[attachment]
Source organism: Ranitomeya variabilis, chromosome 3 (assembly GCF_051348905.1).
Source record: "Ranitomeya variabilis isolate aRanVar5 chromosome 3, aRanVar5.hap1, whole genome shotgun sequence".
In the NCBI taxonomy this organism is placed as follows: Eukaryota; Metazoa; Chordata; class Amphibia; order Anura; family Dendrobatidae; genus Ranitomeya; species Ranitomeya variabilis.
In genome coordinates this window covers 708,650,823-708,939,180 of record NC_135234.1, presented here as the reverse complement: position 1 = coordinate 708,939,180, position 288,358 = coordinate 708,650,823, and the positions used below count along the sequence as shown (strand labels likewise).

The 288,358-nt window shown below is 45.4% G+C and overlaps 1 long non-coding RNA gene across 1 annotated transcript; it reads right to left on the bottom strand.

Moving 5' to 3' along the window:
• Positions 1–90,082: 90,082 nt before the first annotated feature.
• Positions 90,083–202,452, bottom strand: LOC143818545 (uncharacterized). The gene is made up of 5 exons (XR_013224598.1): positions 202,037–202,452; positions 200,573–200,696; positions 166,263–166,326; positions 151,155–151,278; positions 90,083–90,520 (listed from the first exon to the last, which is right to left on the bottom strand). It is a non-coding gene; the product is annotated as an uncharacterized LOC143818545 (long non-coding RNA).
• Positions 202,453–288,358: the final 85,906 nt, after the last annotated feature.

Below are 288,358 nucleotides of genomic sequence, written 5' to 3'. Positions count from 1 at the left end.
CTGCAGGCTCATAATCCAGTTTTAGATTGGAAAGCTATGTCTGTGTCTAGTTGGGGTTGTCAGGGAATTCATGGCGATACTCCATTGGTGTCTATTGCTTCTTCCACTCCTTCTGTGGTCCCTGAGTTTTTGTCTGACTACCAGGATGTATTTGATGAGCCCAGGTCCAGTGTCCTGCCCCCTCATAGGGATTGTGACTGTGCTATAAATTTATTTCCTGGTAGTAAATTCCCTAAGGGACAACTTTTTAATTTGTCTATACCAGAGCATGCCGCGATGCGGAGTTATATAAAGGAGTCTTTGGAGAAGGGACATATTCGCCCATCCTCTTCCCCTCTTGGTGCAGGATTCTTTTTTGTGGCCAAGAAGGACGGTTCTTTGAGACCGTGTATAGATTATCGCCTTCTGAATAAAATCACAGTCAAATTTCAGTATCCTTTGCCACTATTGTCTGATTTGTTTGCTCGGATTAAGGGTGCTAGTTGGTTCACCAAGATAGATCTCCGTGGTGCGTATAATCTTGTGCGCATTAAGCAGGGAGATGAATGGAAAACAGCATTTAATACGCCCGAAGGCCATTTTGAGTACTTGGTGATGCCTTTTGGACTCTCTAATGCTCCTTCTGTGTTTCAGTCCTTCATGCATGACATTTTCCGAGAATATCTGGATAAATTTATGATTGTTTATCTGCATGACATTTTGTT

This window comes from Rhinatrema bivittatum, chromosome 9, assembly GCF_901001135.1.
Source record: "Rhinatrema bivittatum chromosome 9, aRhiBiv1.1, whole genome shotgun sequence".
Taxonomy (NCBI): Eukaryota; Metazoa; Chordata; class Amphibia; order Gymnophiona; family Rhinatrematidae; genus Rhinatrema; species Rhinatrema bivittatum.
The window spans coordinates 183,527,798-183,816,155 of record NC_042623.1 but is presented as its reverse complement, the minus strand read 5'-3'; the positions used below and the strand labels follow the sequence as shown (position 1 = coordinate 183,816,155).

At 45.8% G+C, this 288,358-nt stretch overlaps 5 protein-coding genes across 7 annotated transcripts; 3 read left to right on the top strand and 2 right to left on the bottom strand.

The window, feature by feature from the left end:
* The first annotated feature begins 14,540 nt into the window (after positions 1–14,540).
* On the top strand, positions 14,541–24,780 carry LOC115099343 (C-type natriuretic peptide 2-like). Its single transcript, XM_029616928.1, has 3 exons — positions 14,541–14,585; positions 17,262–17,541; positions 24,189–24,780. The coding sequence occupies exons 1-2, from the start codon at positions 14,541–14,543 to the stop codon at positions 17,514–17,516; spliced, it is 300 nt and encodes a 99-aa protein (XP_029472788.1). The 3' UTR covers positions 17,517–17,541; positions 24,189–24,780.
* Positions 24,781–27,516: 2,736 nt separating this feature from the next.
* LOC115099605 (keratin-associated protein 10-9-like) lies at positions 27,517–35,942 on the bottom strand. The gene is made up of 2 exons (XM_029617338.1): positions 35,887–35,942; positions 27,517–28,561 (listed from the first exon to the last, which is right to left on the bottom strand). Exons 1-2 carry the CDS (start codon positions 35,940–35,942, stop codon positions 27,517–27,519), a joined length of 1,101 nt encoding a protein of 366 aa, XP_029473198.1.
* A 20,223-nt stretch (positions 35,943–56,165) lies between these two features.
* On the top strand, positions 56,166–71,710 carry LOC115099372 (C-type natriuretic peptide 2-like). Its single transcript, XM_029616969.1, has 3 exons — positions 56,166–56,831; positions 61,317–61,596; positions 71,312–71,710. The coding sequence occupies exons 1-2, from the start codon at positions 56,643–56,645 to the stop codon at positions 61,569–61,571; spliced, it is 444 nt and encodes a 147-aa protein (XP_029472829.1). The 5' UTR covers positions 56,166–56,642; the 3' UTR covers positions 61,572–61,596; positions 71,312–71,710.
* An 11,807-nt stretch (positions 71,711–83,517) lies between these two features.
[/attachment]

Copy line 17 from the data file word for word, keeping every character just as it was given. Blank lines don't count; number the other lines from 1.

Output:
The window, feature by feature from the left end: